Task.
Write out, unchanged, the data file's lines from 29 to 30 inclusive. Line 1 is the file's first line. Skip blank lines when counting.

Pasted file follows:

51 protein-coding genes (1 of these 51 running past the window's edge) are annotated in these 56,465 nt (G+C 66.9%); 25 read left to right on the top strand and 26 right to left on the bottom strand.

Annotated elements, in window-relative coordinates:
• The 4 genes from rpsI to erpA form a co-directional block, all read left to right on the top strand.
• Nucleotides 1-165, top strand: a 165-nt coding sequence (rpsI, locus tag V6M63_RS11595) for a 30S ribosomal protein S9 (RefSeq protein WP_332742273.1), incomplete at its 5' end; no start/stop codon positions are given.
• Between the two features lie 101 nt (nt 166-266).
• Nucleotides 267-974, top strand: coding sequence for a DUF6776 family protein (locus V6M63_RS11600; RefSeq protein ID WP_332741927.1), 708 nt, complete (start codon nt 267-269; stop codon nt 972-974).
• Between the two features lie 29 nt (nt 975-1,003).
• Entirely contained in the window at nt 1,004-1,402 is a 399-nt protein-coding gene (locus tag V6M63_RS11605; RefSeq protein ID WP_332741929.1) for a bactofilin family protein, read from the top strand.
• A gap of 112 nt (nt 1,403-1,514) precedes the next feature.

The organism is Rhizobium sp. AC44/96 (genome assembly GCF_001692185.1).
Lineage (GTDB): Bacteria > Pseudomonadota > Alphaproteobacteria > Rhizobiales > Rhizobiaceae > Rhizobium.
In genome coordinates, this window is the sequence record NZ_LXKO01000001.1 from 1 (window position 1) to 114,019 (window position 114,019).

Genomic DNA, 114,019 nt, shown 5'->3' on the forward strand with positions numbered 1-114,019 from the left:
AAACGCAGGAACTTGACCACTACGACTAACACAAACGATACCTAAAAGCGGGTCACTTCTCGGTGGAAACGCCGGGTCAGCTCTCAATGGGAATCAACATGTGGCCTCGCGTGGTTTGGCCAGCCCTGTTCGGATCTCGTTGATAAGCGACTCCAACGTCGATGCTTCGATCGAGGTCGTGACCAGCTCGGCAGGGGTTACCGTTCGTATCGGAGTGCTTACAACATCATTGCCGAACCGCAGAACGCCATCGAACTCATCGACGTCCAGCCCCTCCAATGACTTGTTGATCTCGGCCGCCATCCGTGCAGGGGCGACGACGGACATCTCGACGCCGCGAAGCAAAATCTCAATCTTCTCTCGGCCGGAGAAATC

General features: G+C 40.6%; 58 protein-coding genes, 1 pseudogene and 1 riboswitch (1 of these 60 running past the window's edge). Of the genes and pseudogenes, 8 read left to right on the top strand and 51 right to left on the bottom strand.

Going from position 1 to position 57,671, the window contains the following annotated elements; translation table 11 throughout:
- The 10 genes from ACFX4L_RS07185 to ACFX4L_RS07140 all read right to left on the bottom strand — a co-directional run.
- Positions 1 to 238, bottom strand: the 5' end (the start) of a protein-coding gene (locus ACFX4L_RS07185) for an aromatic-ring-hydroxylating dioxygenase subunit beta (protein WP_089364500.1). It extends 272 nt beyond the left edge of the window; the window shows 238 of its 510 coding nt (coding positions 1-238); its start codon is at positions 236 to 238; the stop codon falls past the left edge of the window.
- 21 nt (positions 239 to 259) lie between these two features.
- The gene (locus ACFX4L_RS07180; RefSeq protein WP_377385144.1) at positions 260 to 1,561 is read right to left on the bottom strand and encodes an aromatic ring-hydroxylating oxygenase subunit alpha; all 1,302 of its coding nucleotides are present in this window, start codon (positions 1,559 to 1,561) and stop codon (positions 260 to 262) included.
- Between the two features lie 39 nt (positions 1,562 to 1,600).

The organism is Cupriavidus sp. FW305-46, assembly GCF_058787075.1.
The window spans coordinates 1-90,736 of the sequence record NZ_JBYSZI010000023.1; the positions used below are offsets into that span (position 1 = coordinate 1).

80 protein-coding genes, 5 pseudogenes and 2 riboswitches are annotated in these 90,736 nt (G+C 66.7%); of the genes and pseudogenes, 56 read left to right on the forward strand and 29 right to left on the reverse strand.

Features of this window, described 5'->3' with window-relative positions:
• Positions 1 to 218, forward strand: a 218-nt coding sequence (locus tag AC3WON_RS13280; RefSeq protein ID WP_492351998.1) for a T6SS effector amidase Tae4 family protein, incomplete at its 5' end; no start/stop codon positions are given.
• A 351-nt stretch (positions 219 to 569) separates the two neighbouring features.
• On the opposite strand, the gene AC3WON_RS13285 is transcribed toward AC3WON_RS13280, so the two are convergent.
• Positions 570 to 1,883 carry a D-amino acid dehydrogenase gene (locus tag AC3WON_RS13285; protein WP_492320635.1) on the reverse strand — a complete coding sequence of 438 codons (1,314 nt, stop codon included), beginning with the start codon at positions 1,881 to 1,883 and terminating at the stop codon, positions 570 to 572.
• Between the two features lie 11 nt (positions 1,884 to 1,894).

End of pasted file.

• Positions 570 to 1,883 carry a D-amino acid dehydrogenase gene (locus tag AC3WON_RS13285; protein WP_492320635.1) on the reverse strand — a complete coding sequence of 438 codons (1,314 nt, stop codon included), beginning with the start codon at positions 1,881 to 1,883 and terminating at the stop codon, positions 570 to 572.
• Between the two features lie 11 nt (positions 1,884 to 1,894).